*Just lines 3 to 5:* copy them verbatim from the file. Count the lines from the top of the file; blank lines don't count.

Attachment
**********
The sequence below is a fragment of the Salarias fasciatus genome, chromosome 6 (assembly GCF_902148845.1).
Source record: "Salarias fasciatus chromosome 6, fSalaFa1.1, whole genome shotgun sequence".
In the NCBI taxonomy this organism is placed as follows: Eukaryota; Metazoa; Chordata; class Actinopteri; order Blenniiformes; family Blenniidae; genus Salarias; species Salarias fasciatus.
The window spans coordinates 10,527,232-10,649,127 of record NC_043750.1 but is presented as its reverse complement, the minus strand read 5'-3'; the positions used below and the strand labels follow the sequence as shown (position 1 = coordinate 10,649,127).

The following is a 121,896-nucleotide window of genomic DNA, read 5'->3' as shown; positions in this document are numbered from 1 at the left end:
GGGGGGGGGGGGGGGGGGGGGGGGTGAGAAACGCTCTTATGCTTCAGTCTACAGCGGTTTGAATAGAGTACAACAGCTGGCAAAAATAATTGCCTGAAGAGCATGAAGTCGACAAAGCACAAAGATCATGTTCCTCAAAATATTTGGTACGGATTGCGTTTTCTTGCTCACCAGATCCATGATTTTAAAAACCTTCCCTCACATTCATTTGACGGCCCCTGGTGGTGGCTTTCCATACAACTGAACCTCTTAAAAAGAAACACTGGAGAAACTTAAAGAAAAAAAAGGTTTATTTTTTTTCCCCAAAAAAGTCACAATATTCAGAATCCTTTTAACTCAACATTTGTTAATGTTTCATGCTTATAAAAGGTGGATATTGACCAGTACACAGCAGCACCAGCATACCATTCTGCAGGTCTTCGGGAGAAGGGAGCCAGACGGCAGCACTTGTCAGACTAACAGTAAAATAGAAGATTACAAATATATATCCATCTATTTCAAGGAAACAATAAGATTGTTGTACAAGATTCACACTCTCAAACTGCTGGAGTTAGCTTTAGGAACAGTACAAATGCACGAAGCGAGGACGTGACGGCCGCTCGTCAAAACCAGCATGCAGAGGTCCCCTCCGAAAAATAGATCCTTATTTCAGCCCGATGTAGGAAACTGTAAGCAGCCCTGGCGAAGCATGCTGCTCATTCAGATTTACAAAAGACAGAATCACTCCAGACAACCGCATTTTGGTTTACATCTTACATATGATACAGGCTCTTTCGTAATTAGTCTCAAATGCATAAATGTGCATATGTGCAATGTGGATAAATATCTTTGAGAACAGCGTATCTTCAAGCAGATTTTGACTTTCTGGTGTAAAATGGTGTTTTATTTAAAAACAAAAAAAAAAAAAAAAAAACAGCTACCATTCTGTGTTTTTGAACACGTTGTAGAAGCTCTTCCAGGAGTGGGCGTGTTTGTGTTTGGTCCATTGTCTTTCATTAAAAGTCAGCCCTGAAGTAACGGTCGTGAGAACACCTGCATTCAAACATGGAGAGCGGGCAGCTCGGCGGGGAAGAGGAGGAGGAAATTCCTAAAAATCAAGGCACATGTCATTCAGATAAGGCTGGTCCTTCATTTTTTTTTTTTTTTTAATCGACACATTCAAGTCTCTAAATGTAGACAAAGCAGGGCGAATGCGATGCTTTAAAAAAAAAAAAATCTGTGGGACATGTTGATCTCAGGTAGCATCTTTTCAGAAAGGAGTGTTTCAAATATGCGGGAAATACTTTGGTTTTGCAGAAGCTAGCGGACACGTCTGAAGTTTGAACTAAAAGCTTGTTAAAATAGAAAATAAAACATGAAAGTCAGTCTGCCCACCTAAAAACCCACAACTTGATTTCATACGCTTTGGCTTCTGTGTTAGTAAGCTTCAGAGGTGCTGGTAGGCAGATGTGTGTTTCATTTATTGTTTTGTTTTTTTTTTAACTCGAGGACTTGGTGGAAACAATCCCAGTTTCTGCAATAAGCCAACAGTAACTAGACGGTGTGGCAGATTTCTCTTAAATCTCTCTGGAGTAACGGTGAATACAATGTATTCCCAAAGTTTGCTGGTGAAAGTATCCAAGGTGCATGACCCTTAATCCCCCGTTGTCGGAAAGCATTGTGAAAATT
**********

In the NCBI taxonomy this organism is placed as follows: Eukaryota; Metazoa; Chordata; class Actinopteri; order Blenniiformes; family Blenniidae; genus Salarias; species Salarias fasciatus.
The window spans coordinates 10,527,232-10,649,127 of record NC_043750.1 but is presented as its reverse complement, the minus strand read 5'-3'; the positions used below and the strand labels follow the sequence as shown (position 1 = coordinate 10,649,127).

The following is a 121,896-nucleotide window of genomic DNA, read 5'->3' as shown; positions in this document are numbered from 1 at the left end: